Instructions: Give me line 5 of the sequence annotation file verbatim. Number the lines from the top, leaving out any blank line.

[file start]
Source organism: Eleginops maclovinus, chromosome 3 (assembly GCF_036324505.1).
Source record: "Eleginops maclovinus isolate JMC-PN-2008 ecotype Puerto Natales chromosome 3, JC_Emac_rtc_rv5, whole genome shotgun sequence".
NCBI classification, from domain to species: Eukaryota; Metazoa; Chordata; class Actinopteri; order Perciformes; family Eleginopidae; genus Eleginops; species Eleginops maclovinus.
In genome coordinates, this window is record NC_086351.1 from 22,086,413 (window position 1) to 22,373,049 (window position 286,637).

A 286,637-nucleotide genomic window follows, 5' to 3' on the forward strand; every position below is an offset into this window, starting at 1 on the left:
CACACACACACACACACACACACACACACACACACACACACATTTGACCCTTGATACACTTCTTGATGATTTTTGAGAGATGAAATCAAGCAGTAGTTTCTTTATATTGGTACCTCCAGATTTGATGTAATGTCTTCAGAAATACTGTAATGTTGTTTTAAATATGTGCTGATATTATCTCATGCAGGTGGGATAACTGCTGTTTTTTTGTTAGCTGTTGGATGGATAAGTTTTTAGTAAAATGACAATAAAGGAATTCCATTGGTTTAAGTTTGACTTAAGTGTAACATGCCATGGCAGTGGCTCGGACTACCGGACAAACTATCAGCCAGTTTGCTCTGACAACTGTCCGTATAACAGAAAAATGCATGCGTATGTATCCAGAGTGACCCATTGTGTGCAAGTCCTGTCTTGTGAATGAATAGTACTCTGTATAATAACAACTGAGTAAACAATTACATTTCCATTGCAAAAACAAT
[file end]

A 286,637-nucleotide genomic window follows, 5' to 3' on the forward strand; every position below is an offset into this window, starting at 1 on the left: